As the pandemic crawls on and the residential landscape contracting industry powers its way forward, landscape contractors finally are willing to take advantage of existing technologies and media capabilities other professions have been using for years.
The routine has recently been refined to these basic steps:
- The lead comes into a landscape company through the phone or website.
- A file is created and sent or shared with a designer at their location, whether in an office or offsite.
- The designer conducts a phone interview and asks the client to send pictures and a plot plan.
- A base plan, design and estimate are made and sent back to the client.
- A proposal and contract are made and sent via email.
Residential landscape designers have been moving quietly in this direction for years, having always been more aware of tools found on their computers.
Base plan innovations
The time consuming drudgery of creating an accurate base plan has, naturally, spawned the use of Google Earth and its measuring capabilities. This is not the total answer, because of overhead obstructions such as trees. Other things used are online tax appraisal maps and, of course, a plot plan from the client.
The designer can never get enough pictures of the site. This is where expertise comes in handy and is a problem when relying on the client or the field crew. One picture per side of the house is minimum; front, back and sides. Other pictures verifying the location of all utilities and existing shrubs, trees and bed lines are strongly suggested.
The location can be referenced by aligning the picture with a structural or architectural element of the house. What areas that are missed can possibly be found on Google Earth or Google Maps. With new developments built with the last five months, this isn’t an option because free Google GPS apps usually are dated.
From the client interview and other written information that’s sent, as well as the tools listed above, a new design can start formulating in the designer’s mind. The idea is to be virtually there at the site using the digital aids in a computer. If a designer has easy-to-use 3D capabilities and is fast, this is the time to use it, but normally this will add too much time spent in the design process. It all depends on the design budget.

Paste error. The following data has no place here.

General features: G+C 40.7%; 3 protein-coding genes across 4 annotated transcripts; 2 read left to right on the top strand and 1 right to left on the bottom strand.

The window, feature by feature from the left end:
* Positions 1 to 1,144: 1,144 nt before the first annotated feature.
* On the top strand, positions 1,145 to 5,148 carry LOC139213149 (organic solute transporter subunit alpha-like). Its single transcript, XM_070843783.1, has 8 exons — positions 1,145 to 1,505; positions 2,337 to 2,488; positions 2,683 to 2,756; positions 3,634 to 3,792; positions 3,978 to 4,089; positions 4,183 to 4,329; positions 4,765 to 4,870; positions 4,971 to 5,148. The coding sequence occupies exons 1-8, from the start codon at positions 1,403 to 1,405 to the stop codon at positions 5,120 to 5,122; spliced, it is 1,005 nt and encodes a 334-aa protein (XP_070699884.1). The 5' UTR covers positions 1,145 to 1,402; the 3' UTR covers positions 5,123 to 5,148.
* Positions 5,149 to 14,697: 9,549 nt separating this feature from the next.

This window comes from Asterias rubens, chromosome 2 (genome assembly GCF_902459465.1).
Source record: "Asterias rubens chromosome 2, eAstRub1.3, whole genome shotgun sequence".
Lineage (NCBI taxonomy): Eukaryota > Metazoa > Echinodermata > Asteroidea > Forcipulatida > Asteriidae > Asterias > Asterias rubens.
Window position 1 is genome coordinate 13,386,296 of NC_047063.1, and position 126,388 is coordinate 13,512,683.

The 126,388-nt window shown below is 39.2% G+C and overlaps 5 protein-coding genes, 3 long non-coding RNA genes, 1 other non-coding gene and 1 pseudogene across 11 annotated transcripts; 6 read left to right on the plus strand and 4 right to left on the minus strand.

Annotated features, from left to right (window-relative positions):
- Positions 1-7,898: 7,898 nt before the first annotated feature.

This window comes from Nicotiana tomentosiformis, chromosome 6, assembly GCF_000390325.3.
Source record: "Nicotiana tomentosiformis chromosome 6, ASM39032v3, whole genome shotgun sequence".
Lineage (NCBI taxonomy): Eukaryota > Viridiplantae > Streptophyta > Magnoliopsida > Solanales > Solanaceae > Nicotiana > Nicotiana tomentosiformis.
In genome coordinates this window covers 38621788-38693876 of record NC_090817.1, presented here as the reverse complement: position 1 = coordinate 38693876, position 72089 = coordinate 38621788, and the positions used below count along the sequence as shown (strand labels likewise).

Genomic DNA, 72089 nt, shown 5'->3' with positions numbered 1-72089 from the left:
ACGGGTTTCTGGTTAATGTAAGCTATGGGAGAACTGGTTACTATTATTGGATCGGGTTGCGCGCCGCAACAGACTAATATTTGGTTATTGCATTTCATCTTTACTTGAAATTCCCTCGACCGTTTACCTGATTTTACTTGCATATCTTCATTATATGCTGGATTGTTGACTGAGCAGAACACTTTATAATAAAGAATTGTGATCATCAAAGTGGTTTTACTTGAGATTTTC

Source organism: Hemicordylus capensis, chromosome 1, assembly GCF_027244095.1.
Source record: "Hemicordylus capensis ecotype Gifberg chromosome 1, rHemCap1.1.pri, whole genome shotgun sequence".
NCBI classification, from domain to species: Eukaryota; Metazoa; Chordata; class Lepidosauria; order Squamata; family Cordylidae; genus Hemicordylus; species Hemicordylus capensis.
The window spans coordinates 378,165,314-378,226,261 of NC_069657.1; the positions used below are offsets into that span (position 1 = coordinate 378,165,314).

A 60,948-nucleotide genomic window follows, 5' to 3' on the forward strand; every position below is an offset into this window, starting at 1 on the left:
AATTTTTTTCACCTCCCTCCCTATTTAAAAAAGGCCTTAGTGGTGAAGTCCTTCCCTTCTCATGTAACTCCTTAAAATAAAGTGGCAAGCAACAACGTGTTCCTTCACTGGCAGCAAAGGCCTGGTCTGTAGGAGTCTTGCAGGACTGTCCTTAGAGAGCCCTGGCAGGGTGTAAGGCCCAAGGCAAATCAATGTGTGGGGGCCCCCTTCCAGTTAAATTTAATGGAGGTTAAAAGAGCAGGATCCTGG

Review and revision
A virtual meeting can be set up between the client and the designer to go over the plans and make revisions. The best way is to share the designer’s screen with the client. This way, the designer can go through the presentation as he/she would in person. As plants and materials are discussed, the images can be Googled.
Proposal and contract
The proposal and/or contact can be handled remotely and digitally, as well. The proposal can be written in Word and saved in PDF form, then sent to the client to be signed and sent back via email.
Remote landscape design is not quality landscape architecture, but it can serve the needs of a developer, builder, landscape contractor or landscape design company. The licensed landscape architect will invest much more time and effort in site inventory and analysis, as well as client interviews and detailed drawings. This justifies a much higher design fee.
The remote landscape design described above is only to get a contractor and client where they need to be to perform a quality, affordable landscape installation. Its day has come and has an important niche in the landscape industry.
EDITOR’S NOTE: This article was written by Mark Warriner. Warriner is a landscape designer from central Florida. He has 20 years of experience, five of which are in residential design/build. He has an A.S. in ornamental horticulture and a B.S. in landscape architecture.